He passes RV's and semi-permanent mobile homes with rope lights wrapped around awnings, marking tie-downs and other tripping hazards. The office is another trailer, better kept and designed for business use. He suspects though, seeing the private sign on the second small set of steps, that it’s also a residence. When he knocks, there’s a quick, “Let yourself in!”
Wyatt’s records of the circus are full of colorful characters, costumes, and an aging ringmaster, and the man in the office is clearly not Carson. He’s considerably younger, at least mid-thirties with the type of face that would be boyish if not for the look of having to grow up fast. The sleeves on his threadbare button down are rolled up past his elbows, revealing strong arms, just enough that if Phil wasn’t known for being unflappable, he’d be flapping right now.
Instead he swallows, “I take it you aren’t Mr Carson?”
“No,” the man responds, “Clint Barton. Carson decided that Florida was warmer all times of the year and took off. I’m running the business end this season. You the insurance guy?” He looks up with a confused look, “Cause Carson said that his agent was an old windbag that probably has never left his office unless it was to play golf.”
“I’d say ouch, but that’s a fair assessment. He died last year, I took over his book of business, Phil Coulson.” He puts out his hand to shake, but Clint looks at his own, and they are dirt covered.
“Yeah sorry, give me a sec,” he rubs some of the dirt off of on his jeans, “Caught me between items on the to-do list.” Barton walks to a small restroom and turns on the sink. When he returns, he takes Phil’s hand. “What can I do you for? We’ve got pretty much the same operation as always.”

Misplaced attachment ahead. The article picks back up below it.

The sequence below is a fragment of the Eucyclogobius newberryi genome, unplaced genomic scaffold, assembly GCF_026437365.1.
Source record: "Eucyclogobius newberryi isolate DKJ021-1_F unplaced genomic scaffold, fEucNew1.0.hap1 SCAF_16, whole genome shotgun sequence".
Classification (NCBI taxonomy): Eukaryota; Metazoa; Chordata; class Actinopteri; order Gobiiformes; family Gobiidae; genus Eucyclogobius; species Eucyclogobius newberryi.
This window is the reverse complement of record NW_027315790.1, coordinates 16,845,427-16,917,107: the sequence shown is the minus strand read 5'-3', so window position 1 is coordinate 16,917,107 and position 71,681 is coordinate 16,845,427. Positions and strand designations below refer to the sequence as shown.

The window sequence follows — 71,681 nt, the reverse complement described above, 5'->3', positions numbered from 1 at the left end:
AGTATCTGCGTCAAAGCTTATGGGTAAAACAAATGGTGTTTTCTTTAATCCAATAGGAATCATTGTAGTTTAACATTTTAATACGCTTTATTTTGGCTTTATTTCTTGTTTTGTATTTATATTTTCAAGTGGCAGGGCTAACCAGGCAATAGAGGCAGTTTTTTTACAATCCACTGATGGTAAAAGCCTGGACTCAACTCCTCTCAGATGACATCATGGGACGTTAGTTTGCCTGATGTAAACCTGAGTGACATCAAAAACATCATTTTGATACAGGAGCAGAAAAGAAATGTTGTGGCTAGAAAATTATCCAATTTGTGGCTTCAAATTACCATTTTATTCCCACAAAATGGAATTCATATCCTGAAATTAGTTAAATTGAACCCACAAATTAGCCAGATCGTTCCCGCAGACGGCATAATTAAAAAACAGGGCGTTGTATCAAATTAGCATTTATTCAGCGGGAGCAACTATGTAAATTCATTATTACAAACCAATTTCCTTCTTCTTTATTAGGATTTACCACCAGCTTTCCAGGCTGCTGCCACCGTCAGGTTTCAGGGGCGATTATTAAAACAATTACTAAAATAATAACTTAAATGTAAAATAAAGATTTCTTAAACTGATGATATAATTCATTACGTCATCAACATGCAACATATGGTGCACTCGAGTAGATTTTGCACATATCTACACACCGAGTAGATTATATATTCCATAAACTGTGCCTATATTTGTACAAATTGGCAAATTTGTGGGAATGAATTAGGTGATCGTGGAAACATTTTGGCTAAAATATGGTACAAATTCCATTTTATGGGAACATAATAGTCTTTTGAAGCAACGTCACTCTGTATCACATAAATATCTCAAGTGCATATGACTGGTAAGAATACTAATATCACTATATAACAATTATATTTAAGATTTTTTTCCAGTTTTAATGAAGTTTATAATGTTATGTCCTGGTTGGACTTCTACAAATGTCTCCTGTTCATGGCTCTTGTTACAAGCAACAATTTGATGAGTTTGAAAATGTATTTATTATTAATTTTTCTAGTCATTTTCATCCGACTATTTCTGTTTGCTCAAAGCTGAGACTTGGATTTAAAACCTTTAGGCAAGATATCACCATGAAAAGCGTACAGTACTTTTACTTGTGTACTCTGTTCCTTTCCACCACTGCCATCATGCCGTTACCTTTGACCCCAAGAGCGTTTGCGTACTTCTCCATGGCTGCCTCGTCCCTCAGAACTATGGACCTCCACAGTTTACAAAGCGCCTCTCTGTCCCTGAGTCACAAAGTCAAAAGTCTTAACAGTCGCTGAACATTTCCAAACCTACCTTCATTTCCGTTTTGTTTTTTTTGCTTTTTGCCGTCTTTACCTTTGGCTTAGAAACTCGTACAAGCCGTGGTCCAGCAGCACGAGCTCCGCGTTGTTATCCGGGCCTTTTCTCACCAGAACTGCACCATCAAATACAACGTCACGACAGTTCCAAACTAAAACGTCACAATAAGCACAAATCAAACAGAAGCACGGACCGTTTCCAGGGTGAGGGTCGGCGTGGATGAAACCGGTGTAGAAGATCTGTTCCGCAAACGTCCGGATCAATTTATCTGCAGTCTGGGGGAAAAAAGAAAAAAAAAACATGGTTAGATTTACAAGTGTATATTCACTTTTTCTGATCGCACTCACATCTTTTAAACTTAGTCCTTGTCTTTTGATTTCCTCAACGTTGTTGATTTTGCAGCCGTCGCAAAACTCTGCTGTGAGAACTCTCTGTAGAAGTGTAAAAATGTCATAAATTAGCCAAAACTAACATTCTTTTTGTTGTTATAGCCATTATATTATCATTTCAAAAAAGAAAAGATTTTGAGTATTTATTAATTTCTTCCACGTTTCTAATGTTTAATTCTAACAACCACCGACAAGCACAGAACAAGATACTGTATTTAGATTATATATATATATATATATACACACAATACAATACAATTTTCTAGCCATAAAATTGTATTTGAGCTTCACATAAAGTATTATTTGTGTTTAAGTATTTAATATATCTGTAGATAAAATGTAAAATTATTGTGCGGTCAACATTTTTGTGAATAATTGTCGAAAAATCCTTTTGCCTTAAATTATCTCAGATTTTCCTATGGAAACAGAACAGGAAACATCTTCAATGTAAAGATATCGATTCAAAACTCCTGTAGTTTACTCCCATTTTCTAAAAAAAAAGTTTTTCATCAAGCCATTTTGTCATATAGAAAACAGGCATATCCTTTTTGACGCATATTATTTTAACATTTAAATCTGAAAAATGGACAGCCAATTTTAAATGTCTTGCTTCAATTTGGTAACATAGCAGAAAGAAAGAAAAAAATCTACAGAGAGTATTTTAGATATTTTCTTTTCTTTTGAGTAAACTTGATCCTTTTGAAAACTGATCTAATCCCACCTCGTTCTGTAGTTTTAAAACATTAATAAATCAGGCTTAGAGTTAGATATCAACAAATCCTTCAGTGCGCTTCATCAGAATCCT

“Unfortunately, your assessment of my uncle is pretty accurate. I’m pretty sure he and Carson haven’t talked since at least ‘06, and I’m sure things have changed since then.”
Barton eyes Phil, and for once, he’s feeling overdressed. Barton exudes a wary casualness, and his professionalism can be both a help and a hindrance. For every insured that wants to see their agent as calm and collected, there’s another that just wants to see a person.
Clint tilts his head towards the door, “We’re just getting in from our winter space, so we’re setting up still, you want a tour?”
Phil smiles and steps aside so that the younger man can get ahead of him. It has absolutely nothing to do with wanting to see him walk ahead of him as he goes down the steps.
“So you own this lot?” he asks as they walk a worn path along the inside perimeter of the grounds, Phil is quickly seeing that his uncles notes are complete trash. For one thing, Wyatt doesn’t mention animals, and he can hear a lion clearly.
“Yeah, consider it home base. We set up shop here in the spring and most of summer, we tour through a couple of other sites during fair season and rent this space out to the county and a couple of other fairs. We take our indoor acts on stage during the winter.” Mr Barton stuffs his hands in his pockets, Phil’s not sure if he is uncomfortable with the job or with talking to someone about it.
Phil takes notes on a legal pad, keeping a tally of employees he’s seen, structures, exposures and liabilities. Most everything isn’t permanent, which presents an interesting coverage challenge.